What Makes a Shakespearean Comedy Funny?

All that said, I’m not suggesting that there isn’t anything laugh out loud hilarious in Shakespeare’s comedies, because there is.

Much of Shakespeare's humour can only be appreciated
in performance | Michelle Pfeiffer and Kevin Kline
in A Midsummer Night's Dream (1999)
From the pithy word play of Petruchio and Katherina in The Taming of The Shrew, to the slapstick in The Comedy of Errors and the silliness of A Midsummer Night’s Dream, there is many a laugh to be had. Just about every form of comedy can be found within Shakespeare’s comedies.

However, it’s easy to miss, because it was never intended to be read. If you’re desperately searching for a glimmer of humour in one of Shakespeare’s comedies, then I encourage you to watch a version of it; either on stage or screen. Things that don’t seem funny on the page, will make themselves much clearer in performance.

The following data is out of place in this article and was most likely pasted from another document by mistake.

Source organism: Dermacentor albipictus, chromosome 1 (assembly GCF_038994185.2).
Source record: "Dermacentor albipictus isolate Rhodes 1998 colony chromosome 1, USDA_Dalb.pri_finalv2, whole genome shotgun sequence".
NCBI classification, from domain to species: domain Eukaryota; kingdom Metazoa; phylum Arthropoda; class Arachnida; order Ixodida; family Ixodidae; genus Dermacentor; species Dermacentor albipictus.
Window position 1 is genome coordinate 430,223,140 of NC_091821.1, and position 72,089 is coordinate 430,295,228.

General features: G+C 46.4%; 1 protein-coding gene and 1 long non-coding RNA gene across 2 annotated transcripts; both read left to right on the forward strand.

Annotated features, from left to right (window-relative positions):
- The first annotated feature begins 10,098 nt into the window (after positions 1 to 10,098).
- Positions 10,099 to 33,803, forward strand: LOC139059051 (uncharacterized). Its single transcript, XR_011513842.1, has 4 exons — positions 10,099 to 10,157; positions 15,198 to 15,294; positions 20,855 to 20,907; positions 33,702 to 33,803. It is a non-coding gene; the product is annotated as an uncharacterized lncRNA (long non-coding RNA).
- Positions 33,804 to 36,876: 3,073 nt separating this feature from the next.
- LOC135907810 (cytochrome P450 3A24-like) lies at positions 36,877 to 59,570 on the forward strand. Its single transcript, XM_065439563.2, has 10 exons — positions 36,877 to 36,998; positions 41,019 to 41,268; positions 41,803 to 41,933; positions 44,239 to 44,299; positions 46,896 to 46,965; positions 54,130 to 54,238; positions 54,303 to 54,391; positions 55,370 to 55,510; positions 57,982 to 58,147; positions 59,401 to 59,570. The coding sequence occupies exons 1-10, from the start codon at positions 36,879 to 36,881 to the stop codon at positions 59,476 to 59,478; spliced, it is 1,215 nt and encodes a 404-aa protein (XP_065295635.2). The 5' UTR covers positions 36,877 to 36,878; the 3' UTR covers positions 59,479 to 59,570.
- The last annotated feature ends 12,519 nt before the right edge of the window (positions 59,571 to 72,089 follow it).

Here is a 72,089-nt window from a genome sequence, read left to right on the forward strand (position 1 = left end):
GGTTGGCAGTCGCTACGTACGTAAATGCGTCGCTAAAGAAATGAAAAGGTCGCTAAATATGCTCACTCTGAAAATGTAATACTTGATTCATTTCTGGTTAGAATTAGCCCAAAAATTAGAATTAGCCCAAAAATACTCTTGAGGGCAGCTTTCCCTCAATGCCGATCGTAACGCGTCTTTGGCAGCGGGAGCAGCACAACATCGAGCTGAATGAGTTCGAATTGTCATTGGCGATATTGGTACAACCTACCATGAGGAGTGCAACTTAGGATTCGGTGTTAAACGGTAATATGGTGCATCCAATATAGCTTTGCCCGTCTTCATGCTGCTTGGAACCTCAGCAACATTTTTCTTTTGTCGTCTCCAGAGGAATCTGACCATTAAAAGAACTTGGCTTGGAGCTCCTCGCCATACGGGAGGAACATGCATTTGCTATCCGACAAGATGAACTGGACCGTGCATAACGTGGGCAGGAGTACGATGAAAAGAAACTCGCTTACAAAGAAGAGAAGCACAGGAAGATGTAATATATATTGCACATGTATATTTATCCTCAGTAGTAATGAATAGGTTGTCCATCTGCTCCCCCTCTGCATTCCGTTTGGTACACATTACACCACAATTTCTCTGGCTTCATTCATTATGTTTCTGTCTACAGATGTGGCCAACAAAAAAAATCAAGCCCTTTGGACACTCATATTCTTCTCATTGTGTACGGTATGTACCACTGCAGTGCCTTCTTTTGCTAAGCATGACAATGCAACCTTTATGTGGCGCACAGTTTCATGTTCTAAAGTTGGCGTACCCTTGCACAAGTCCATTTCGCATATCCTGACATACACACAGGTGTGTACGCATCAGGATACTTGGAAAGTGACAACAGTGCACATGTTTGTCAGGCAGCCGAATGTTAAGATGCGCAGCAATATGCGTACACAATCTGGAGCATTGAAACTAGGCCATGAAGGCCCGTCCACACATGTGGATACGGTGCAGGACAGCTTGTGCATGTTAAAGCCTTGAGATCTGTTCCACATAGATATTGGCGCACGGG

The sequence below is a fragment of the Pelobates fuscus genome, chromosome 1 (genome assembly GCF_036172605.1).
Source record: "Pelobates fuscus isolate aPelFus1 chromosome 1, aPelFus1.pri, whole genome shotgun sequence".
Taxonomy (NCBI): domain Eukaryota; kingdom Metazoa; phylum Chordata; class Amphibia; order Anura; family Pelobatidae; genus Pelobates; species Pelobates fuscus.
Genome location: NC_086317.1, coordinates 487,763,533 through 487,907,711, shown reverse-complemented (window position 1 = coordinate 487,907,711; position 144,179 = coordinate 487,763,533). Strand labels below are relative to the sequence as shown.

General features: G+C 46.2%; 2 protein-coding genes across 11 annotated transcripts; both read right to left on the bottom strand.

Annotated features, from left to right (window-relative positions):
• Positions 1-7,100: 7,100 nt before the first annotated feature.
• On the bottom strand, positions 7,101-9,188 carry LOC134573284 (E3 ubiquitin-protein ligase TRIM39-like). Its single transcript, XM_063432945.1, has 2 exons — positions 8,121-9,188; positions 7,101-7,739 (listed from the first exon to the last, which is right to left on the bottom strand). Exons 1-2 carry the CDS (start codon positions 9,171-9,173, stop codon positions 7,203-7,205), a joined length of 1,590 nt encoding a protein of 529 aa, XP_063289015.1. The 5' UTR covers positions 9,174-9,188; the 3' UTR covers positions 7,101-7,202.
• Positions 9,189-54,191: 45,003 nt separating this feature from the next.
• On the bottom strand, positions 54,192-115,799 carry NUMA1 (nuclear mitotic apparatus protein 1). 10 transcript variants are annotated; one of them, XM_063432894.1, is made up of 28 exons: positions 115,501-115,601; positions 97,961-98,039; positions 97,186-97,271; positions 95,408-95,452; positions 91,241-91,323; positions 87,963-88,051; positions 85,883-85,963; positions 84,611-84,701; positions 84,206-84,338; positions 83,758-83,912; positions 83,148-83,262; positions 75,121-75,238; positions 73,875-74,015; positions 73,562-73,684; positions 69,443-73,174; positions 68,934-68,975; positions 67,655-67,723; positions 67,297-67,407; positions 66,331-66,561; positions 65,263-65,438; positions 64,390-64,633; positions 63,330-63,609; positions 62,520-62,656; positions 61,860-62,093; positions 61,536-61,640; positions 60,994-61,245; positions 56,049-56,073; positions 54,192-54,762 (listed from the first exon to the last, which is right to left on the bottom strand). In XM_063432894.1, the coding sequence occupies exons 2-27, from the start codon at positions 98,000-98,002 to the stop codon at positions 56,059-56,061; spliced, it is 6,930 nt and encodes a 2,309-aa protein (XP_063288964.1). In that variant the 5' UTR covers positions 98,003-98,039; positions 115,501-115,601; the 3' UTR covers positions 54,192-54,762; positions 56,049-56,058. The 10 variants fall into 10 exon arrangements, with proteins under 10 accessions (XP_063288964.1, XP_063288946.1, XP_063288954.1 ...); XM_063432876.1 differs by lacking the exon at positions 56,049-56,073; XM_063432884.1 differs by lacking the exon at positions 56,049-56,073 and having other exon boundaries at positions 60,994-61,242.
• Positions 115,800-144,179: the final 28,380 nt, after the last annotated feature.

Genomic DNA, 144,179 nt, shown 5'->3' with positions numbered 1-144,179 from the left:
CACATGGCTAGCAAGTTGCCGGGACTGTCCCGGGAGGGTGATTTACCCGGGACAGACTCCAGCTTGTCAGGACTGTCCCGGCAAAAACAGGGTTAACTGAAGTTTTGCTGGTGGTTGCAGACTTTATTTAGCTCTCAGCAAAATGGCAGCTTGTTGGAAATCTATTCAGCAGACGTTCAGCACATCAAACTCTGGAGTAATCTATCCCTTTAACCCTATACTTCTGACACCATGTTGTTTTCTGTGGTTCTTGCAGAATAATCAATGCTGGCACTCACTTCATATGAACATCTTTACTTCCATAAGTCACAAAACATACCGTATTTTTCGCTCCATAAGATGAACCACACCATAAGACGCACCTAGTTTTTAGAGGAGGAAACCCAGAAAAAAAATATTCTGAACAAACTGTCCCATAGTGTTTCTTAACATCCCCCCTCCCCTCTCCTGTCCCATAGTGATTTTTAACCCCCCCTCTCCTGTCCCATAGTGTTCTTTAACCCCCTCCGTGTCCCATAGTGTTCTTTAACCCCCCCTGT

If you’d like to learn more about Shakespeare, in order to help you understand his work or assist your studies, check out my Introduction to The Bard of Avon, available at, or any European Amazon outlet.

Friday, 13 April 2012

Are Shakespeare’s Plays Sexist?

Was Shakespeare Sexist or a Feminist?
Not so long ago, I looked at the way Shakespeare can, and has been, viewed as a proto-feminist. So, let’s have a look at the argument from the other side.

In actual fact, just as feminism is an inaccurate phrase to use in relation to Shakespeare's work, so is sexism. As a twentieth century concept, it would be meaningless to Shakespeare himself and his contemporaries. But that doesn’t prevent us from taking that stance in a modern analysis.